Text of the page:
Thyroid Gland Function and the Cornea
An underactive thyroid (also known as hypothyroidism), can have a number of causes: it may be congenital, spontaneous, or an expression of various diseases (such as autoimmune thyroiditis) or can arise as a result of surgery to, or irradiation of, the thyroid gland.
Hypothyroidism has a direct effect on the biomechanics of the cornea. The exact mechanism of action is not yet known. Under certain circumstances, hypothyroidism may affect keratoconus and may be a contra-indication for (reason not perform) perform laser refractive surgery.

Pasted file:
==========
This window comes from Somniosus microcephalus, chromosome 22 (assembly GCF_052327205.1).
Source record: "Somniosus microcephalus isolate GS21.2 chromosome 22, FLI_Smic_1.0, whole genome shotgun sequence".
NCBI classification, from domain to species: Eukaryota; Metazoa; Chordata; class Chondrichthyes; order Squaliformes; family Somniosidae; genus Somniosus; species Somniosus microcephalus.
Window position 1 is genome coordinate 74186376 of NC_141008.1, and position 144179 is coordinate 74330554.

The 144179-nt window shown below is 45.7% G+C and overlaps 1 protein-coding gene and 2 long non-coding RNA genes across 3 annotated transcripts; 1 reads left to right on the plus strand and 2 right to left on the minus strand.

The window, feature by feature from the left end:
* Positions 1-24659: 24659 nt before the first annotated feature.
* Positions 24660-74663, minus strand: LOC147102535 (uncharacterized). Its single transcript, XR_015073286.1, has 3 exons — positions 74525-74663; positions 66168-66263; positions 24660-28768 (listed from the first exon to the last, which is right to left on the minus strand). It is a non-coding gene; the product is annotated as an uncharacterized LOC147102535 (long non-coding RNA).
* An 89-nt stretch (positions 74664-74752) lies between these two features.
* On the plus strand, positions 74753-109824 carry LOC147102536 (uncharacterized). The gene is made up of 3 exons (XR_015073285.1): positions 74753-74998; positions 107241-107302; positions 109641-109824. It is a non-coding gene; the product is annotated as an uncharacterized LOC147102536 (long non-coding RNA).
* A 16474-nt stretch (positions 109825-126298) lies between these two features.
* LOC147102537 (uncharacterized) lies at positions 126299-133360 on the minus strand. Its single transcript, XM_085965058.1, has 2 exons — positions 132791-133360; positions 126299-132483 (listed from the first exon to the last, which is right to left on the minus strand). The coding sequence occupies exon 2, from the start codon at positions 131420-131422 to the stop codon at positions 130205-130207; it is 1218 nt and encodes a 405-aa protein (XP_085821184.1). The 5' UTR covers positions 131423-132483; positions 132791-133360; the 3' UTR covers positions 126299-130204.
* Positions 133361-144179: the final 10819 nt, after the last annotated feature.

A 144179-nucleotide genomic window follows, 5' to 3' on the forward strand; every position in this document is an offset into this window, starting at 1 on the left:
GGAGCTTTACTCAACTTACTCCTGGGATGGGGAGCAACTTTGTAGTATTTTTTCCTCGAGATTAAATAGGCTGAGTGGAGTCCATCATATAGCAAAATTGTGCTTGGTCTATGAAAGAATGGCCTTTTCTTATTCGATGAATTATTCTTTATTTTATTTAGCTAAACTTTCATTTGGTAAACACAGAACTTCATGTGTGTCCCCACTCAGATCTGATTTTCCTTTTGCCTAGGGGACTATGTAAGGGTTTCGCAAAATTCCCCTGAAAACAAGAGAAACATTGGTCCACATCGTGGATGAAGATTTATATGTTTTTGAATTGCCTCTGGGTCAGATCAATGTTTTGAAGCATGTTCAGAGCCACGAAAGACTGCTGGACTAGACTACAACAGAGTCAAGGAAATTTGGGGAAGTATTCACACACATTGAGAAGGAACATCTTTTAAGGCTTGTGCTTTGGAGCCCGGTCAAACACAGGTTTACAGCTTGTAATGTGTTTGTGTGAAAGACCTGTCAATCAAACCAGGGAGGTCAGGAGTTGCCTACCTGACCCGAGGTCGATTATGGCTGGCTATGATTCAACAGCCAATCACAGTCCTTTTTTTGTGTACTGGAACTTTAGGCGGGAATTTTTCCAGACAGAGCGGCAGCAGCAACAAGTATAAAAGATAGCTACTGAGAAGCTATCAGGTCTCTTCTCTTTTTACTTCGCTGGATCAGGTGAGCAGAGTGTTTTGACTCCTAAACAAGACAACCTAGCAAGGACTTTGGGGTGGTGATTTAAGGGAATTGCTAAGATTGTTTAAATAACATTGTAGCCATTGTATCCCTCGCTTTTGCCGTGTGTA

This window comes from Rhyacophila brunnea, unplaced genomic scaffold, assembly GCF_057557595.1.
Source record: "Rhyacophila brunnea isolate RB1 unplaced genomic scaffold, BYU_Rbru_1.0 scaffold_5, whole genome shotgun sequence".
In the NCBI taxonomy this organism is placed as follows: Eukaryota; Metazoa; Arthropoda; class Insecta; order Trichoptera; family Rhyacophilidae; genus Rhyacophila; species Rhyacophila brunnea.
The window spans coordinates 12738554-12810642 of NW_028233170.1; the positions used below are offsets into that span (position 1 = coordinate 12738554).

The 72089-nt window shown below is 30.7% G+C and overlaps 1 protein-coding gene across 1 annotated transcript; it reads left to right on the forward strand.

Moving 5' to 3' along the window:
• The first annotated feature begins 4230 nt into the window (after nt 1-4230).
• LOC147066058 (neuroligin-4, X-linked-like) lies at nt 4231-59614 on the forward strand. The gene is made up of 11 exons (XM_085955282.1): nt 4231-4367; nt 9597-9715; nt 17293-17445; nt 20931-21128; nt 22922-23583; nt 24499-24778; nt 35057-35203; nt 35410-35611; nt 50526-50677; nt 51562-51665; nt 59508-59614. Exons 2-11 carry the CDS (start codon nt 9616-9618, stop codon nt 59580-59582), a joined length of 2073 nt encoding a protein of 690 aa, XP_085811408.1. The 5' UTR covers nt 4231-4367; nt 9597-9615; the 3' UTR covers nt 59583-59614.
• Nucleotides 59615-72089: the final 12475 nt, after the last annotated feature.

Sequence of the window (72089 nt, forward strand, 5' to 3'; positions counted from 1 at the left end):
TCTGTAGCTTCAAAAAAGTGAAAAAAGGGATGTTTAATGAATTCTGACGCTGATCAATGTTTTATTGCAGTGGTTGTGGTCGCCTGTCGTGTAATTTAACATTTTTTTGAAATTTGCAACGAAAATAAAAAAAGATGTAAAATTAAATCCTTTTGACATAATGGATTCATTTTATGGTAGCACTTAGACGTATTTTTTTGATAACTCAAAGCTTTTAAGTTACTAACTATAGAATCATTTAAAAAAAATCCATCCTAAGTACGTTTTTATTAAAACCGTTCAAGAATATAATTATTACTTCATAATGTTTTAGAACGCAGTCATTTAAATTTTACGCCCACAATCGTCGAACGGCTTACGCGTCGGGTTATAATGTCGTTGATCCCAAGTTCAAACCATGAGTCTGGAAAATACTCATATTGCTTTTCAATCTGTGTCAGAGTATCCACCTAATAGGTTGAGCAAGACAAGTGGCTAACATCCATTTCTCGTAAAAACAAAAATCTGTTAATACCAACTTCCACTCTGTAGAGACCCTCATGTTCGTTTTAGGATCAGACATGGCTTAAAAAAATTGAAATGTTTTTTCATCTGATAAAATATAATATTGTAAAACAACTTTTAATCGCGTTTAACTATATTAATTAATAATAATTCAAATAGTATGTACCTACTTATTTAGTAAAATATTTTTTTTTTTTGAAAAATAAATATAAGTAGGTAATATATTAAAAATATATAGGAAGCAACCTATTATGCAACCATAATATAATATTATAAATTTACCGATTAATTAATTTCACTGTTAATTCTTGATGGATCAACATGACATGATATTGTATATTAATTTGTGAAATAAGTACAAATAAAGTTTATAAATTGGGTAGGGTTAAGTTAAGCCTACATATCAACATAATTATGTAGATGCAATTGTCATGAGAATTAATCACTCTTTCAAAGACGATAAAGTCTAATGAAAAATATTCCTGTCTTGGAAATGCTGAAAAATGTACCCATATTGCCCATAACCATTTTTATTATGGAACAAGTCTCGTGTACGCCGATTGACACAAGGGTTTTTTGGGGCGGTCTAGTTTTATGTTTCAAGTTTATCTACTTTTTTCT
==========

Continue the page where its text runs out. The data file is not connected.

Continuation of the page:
In addition, many women have an underactive thyroid during pregnancy.
A connection between hypothyroidism and keratoconus has been suspected for decades:
- In 1936, Appelbaum reported that patients with keratoconus have unusual signs of hypothyroidism.
- In 1953, King showed that keratoconus is common after removal of the thyroid gland.
- In 1999, Kocak described that autoimmune diseases of the thyroid lead to bilateral keratoconus.
Hypothyroidism and corneal topography
A journal article of Prof. Hafezi’s, published in 2014 in the Journal of Refractive Surgery clearly showed the association between hyperthyroidism and changes in corneal topography. Such changes are then accompanied by considerable fluctuations in vision.